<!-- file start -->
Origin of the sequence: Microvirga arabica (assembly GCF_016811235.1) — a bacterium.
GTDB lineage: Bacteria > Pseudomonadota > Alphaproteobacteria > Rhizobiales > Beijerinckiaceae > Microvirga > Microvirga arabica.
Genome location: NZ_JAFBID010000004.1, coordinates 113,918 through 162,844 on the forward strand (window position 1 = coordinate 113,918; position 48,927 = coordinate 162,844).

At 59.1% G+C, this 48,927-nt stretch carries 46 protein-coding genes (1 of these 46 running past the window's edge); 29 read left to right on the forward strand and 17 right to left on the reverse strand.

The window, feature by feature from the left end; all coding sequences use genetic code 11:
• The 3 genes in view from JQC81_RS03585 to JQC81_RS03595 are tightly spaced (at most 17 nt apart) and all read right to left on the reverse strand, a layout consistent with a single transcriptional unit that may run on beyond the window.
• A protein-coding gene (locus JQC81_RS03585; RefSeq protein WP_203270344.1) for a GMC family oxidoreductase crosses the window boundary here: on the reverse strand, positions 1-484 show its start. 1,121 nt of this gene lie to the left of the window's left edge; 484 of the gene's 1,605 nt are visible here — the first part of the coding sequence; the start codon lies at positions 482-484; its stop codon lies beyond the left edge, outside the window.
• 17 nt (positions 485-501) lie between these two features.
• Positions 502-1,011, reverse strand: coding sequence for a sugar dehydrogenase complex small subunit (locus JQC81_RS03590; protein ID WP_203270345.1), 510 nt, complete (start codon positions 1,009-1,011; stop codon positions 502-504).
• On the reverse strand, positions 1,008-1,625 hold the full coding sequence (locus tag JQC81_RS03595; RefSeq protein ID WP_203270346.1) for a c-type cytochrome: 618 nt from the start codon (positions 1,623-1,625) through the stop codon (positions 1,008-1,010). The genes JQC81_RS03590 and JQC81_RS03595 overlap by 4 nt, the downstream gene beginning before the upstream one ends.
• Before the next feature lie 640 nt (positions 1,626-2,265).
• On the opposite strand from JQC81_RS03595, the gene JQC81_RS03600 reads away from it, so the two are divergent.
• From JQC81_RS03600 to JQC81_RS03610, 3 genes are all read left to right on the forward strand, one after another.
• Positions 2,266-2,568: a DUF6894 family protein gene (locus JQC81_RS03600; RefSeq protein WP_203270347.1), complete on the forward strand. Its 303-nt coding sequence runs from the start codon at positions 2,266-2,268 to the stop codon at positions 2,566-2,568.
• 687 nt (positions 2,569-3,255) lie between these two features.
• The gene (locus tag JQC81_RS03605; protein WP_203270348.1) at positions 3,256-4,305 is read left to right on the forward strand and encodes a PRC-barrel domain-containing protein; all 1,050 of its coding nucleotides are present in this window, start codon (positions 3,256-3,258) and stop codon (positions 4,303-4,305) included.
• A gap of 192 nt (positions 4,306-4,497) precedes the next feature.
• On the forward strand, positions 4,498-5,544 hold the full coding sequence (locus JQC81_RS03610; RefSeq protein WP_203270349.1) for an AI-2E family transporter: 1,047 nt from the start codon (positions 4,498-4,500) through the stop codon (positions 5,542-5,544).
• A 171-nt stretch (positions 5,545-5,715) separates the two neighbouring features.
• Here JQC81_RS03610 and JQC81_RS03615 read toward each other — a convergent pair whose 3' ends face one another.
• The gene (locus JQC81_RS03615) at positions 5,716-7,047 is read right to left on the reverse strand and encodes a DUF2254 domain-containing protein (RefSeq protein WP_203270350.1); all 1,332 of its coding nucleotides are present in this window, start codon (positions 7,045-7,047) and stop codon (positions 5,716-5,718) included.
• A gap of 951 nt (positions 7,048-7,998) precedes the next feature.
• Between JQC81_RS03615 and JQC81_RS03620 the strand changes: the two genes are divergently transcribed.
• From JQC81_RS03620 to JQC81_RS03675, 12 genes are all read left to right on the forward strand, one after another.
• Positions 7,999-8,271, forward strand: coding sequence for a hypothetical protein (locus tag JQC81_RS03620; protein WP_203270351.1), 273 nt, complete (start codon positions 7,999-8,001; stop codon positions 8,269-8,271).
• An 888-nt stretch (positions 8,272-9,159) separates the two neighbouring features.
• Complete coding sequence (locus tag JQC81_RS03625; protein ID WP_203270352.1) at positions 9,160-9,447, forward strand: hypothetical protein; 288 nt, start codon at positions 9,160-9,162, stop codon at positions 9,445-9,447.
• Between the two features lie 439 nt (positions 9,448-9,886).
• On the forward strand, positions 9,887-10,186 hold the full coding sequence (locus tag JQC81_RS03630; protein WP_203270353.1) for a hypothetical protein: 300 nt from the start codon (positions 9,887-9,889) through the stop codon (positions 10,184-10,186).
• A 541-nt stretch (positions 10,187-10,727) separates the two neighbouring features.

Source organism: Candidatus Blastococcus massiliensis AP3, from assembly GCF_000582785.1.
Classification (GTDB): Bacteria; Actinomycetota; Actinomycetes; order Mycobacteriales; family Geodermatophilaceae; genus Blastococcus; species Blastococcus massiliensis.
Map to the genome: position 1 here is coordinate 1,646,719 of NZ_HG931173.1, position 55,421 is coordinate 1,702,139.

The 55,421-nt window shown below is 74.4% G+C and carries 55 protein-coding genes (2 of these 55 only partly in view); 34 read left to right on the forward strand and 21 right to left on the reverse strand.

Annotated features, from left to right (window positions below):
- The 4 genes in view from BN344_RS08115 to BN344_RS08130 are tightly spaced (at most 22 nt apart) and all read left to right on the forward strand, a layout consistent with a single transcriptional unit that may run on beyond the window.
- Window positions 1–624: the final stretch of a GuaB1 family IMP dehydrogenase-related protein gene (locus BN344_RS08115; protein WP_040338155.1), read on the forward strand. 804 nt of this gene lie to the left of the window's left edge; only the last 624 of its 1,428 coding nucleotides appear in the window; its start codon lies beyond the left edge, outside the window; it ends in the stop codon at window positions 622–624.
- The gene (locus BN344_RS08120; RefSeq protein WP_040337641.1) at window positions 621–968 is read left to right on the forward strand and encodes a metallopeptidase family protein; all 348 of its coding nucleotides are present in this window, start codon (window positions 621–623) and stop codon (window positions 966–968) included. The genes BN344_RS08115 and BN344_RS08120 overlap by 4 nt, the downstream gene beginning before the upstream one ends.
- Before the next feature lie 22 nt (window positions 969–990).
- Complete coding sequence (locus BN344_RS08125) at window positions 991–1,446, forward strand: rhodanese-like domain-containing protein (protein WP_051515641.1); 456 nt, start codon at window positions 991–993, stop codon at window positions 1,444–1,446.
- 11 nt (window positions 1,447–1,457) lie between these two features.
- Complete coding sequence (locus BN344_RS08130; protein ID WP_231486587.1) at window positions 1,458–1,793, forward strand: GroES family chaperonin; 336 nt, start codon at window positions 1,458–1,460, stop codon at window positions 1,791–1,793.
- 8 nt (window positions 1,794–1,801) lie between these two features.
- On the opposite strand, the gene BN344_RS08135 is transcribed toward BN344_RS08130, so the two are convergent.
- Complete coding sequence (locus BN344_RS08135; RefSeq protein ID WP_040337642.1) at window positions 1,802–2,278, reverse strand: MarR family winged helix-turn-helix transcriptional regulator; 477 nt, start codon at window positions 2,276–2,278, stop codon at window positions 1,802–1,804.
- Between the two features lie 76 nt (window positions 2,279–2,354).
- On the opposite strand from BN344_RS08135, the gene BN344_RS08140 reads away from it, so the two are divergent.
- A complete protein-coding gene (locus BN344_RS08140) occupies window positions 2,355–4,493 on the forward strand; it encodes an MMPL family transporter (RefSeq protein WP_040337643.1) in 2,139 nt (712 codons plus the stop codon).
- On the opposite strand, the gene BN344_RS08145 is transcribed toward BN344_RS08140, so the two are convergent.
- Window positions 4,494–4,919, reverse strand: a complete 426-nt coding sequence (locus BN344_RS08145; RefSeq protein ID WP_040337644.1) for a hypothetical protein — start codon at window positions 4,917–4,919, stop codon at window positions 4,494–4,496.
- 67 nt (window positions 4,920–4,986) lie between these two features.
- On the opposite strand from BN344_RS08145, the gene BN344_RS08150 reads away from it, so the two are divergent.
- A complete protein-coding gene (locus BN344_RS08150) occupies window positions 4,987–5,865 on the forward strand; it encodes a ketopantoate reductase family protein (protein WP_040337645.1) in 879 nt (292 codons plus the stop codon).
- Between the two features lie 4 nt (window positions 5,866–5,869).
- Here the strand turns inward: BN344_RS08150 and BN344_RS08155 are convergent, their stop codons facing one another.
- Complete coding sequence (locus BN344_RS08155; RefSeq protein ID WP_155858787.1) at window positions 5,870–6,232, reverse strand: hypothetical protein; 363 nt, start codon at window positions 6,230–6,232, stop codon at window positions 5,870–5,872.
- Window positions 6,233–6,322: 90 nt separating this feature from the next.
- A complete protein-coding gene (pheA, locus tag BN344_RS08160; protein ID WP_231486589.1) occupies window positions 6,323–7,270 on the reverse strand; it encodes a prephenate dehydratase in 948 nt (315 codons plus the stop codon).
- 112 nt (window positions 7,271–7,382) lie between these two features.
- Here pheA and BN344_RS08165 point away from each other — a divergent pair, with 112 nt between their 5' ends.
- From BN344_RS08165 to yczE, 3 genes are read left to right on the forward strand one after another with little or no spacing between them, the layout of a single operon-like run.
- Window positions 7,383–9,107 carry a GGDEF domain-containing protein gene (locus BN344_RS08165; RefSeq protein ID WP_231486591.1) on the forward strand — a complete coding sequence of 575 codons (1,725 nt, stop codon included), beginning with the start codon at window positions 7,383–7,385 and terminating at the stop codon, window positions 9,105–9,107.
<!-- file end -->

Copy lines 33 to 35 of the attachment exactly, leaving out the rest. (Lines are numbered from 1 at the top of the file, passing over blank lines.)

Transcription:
Map to the genome: position 1 here is coordinate 1,646,719 of NZ_HG931173.1, position 55,421 is coordinate 1,702,139.

The 55,421-nt window shown below is 74.4% G+C and carries 55 protein-coding genes (2 of these 55 only partly in view); 34 read left to right on the forward strand and 21 right to left on the reverse strand.

Annotated features, from left to right (window positions below):